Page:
Marrow Donors Can Be Lifesavers
Each year, thousands of people develop diseases, such as leukemia, Hodgkin’s disease, non-Hodgkin’s lymphoma and multiple myeloma that are treatable with bone marrow or blood stem cell transplants. Unfortunately, many of these people do not receive the potentially life-saving treatment because of a lack of donors.
November is National Marrow Donor Awareness month. The Health Alliance encourages you to take the time to learn why becoming a donor is so important and rewarding.
The Jewish Hospital offers the only adult blood and marrow transplant program in the Tristate area. More than 590 stem cell transplants have been performed since the program began in 1989.
So, what is bone marrow? Bone marrow is the spongy tissue that is found in the center of bones. Its main function is to produce the blood cells that circulate in your body. These blood cells develop from immature cells called stem cells that mostly live in the marrow but also circulate in the peripheral blood in small numbers. As a donor, either your bone marrow or peripheral blood can be used for the purpose of giving another person healthy stem cells that grow into blood cells.
You can sign up to be a volunteer donor if you are between the ages of 18 and 60 years old, and you are in good health. Locally, you can contact one of the 100 National Marrow Donor Program (NMDP) centers throughout the U.S. If you are not in the Tristate area, contact the NMDP via their web site.
When you sign up to be a donor, you will be given a simple blood test to determine your tissue type, which will be entered into the National Registry of unrelated potential donors. Once listed on the registry, your tissue type will be compared to the tissue types of thousands of patients around the world who need transplants. If you are a potential match for someone, you will be asked to give another blood sample, undergo a physical examination and then decide whether or not you wish to donate. To be tested for a specific friend or family member, you will need to undergo private testing (the transplant physician can advise you about this).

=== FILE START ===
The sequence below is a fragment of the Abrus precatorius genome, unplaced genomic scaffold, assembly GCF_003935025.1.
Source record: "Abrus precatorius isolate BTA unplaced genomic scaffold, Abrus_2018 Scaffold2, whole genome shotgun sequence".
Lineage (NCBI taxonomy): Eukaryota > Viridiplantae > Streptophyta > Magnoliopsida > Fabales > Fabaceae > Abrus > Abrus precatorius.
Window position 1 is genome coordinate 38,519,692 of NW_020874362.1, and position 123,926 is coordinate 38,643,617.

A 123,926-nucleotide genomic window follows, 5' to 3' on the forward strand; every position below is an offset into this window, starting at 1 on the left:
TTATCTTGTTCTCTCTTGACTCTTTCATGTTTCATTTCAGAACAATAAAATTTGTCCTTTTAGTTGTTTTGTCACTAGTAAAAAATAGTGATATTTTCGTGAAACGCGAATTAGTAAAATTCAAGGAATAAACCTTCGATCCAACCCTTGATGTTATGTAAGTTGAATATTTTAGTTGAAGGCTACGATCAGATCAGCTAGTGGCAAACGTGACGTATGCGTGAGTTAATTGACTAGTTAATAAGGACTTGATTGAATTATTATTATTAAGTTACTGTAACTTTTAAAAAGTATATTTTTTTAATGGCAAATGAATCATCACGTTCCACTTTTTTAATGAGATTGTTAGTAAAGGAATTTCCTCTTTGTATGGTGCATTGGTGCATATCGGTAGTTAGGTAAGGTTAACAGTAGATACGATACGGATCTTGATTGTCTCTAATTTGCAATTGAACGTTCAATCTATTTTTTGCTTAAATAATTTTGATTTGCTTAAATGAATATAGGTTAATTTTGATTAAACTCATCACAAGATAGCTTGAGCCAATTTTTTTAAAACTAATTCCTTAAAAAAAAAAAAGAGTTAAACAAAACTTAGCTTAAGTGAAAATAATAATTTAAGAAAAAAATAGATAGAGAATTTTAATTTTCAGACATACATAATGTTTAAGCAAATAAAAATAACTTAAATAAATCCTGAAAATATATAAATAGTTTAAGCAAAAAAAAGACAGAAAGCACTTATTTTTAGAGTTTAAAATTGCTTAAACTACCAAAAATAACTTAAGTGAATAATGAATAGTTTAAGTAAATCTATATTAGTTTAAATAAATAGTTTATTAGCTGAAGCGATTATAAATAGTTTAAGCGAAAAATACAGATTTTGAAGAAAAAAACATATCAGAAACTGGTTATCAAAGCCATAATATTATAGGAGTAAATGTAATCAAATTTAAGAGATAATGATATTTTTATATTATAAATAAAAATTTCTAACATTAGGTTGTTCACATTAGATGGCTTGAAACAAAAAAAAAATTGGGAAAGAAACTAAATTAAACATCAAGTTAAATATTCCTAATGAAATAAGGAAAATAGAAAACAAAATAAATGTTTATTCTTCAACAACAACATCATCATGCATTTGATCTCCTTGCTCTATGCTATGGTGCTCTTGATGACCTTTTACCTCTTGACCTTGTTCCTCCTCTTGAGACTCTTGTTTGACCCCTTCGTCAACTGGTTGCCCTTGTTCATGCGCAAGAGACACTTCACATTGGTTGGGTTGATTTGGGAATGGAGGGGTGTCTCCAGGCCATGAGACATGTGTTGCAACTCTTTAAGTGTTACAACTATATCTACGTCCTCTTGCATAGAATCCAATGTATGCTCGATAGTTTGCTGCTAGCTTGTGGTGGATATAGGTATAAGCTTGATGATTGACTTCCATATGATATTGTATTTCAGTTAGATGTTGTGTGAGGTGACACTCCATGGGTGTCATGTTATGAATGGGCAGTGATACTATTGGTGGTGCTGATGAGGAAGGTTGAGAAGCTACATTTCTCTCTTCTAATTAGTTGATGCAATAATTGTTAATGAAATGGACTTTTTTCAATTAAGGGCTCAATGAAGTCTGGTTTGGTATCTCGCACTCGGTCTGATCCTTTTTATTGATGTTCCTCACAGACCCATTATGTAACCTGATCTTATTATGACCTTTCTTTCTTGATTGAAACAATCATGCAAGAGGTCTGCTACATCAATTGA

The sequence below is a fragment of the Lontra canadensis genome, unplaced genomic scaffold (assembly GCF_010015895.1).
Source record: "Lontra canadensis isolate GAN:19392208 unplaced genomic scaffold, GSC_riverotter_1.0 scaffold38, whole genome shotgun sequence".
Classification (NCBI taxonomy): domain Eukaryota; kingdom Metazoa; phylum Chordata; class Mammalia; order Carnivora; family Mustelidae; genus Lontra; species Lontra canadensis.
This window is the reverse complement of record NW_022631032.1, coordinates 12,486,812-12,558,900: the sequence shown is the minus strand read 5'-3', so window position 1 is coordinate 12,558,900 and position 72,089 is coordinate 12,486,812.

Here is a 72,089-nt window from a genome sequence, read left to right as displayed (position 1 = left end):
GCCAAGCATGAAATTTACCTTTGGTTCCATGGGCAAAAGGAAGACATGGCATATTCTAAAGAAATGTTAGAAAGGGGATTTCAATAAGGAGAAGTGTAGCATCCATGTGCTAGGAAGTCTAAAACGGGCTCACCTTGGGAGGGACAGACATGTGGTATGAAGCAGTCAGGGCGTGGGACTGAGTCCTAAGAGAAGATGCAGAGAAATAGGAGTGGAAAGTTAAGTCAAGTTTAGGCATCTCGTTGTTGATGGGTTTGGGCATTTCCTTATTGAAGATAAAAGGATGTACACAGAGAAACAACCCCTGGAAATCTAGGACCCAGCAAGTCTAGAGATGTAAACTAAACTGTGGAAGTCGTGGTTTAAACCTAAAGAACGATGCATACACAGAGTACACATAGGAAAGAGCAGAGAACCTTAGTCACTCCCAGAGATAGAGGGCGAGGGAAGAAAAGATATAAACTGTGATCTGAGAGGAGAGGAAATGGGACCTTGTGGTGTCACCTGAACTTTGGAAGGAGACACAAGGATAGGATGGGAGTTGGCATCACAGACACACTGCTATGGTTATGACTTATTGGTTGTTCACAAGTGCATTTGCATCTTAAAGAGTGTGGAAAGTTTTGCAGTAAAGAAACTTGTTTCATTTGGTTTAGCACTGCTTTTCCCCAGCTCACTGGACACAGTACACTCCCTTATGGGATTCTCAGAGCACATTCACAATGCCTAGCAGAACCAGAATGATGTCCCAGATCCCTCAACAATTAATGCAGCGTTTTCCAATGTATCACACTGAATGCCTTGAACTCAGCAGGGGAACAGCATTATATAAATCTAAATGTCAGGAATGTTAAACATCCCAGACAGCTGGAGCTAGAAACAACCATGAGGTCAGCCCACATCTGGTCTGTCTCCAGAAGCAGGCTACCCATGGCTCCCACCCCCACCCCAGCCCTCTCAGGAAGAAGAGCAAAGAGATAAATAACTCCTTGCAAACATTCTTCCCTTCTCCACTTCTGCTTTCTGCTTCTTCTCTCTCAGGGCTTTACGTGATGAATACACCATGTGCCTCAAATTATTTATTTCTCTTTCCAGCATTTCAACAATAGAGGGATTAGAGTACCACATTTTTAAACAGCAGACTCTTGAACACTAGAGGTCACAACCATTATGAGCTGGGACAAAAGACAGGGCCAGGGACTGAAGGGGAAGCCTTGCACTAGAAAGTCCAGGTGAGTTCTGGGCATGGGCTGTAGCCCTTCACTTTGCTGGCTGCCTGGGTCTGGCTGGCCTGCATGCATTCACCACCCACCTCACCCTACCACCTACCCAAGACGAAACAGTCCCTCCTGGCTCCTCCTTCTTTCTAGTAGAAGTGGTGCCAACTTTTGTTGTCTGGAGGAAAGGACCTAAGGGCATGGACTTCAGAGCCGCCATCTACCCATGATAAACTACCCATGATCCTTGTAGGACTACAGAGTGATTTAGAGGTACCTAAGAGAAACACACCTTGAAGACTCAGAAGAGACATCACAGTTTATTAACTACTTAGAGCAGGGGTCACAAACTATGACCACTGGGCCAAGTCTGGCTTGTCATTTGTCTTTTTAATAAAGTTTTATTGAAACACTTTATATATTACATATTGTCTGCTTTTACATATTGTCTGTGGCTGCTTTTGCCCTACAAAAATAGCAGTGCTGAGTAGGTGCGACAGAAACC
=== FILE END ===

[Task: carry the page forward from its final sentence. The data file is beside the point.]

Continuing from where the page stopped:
The marrow collection process is a surgical procedure lasting one to two hours while you are under regional or general anesthesia. Part of your marrow is removed from the back of your pelvic bone using needles and syringes. You should recover quickly, with minor aches and pains lasting for several days up to a few weeks. Your marrow naturally replenishes itself within four to six weeks.
For a peripheral blood stem cell donation, you will receive five to six days of injections of a medicine called Filgrastim that increases the number of stem cells in your body. Then your blood will be removed in a procedure called apheresis, which withdraws your blood through a needle in the arm and runs it through a machine that separates out the stem cells. The remaining blood, minus the stem cells, is returned to you through a sterile needle in your other arm. Apheresis donors commonly experience symptoms like bone and muscle pain, headache and fatigue for just a few days.
Donating marrow or stem cells is an unselfish act that may be a literal lifesaver for someone who is critically ill. Your help is needed. Contact the NMDP today.
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